A

David

Darling

saxhorn

saxhorn

The saxhorns are a family of seven brass instruments based on the inventions of Adolphe Sax in the 1840s. They are keyed alternately in E♭ and B♭ in the same way as saxophones.

 

Sax's instruments were made of brass, with conical bores finished off by a flared bell; the tubing sections directly linked to the valves were cylindrically bore. In general the main tubing section looks like large trumpets except that the bell always points upwards. Like all brass instruments, the mouthpiece is cup-shaped and sound is created from the player buzzing his lips together.

 

The E♭ soprano is today seen as the E♭ cornet, the B♭ contralto has disappeared, the E♭ alto is better known today as the tenor horn, the E♭ baritone is the modern baritone, the B♭ bass is the euphonium, and below that are the E♭ and B♭ contrebasse saxhorns.

 


History of the saxhorn

The early part of the 19th century was a rich period for the development of instruments; many designs dating from this period are now established as the standard forms. The brass world was no exception.

 

Adolphe Sax, a man with business acumen and a fascination with design, was quick to seize on these developments. Having found major success with his patented saxophone family in the 1840s, he moved from Brussels to Paris, where he rapidly established himself as an instrument-maker to be reckoned with.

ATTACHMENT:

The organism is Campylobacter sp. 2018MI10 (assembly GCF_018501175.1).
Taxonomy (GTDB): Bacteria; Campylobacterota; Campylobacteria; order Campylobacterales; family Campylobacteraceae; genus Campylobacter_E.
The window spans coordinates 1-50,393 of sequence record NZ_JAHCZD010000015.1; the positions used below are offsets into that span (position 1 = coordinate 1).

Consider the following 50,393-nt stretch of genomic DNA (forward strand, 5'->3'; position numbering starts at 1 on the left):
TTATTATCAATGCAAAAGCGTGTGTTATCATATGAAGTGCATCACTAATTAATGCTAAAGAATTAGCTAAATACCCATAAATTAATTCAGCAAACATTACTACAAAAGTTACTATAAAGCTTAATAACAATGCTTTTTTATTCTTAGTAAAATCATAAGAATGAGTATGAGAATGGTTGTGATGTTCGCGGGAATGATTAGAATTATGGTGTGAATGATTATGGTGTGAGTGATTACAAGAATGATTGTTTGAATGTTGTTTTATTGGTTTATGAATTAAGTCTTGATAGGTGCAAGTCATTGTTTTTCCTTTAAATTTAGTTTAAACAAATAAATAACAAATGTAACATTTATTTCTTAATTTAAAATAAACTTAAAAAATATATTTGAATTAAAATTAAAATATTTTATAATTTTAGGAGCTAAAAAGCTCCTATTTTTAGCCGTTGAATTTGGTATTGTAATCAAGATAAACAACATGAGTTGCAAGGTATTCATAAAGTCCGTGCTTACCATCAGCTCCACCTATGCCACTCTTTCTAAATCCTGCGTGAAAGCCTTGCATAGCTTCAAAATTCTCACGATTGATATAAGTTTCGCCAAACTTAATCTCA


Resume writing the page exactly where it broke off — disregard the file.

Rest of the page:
His next move was to create a family of brass instruments based around the valve system, and in 1845 he applied for a patent for his new designs. Ever keen to seize an opportunity, Sax saw his instruments as a means of reinvigorating the wilting tradition of French military music. He organized a public contest between an established military band and a group of his new instruments in the presence of the Minister of War, as a result of which the saxhorns were officially adopted.

 

This was not quite the coup Sax had hoped for, however, since a number of well-established manufacturers contested his claim to originality. Their concerns were well founded since the essential components of the saxhorn – the mouthpiece, bore, and valve system – were already in use elsewhere. Sax played another trump card in persuading the Distin family quintet, the leading British brass quintet of the time, to adopt his instruments. The backing of the Distin family inevitably led to the saxhorn taking off in Britain; in 1853, the first major brass-band competition was won by a group all playing saxhorns.

 

There is considerable confusion about the term 'saxhorn'. Adoplhe Sax himself used it only once and it is claimed that Henry Distin was the term's source. Distin also contributed to the confusion, since he held the franchise for Sax's instruments for the 1840s until the late 1850s. When he lost the franchise, however, he continued to sell instruments that bore a strong resemblance to Sax's, but were referred to 'flugel horns', 'euphonions', and 'tubas'.